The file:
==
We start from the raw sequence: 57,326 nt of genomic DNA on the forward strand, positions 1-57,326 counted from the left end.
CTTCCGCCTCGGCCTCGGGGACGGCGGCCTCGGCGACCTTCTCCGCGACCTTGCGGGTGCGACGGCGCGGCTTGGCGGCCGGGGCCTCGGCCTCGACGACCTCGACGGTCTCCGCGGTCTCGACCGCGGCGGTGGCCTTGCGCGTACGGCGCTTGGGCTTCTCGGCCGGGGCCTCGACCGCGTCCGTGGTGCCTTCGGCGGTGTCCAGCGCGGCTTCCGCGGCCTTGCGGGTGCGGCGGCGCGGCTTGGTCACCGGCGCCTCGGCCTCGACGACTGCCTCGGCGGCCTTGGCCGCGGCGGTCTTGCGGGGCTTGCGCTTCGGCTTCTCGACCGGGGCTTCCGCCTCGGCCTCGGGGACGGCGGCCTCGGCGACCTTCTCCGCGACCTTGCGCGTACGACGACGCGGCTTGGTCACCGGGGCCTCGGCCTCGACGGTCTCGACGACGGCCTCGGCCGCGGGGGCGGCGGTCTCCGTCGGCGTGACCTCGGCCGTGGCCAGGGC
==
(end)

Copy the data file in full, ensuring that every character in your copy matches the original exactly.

We start from the raw sequence: 57,326 nt of genomic DNA on the forward strand, positions 1-57,326 counted from the left end.
CTTCCGCCTCGGCCTCGGGGACGGCGGCCTCGGCGACCTTCTCCGCGACCTTGCGGGTGCGACGGCGCGGCTTGGCGGCCGGGGCCTCGGCCTCGACGACCTCGACGGTCTCCGCGGTCTCGACCGCGGCGGTGGCCTTGCGCGTACGGCGCTTGGGCTTCTCGGCCGGGGCCTCGACCGCGTCCGTGGTGCCTTCGGCGGTGTCCAGCGCGGCTTCCGCGGCCTTGCGGGTGCGGCGGCGCGGCTTGGTCACCGGCGCCTCGGCCTCGACGACTGCCTCGGCGGCCTTGGCCGCGGCGGTCTTGCGGGGCTTGCGCTTCGGCTTCTCGACCGGGGCTTCCGCCTCGGCCTCGGGGACGGCGGCCTCGGCGACCTTCTCCGCGACCTTGCGCGTACGACGACGCGGCTTGGTCACCGGGGCCTCGGCCTCGACGGTCTCGACGACGGCCTCGGCCGCGGGGGCGGCGGTCTCCGTCGGCGTGACCTCGGCCGTGGCCAGGGC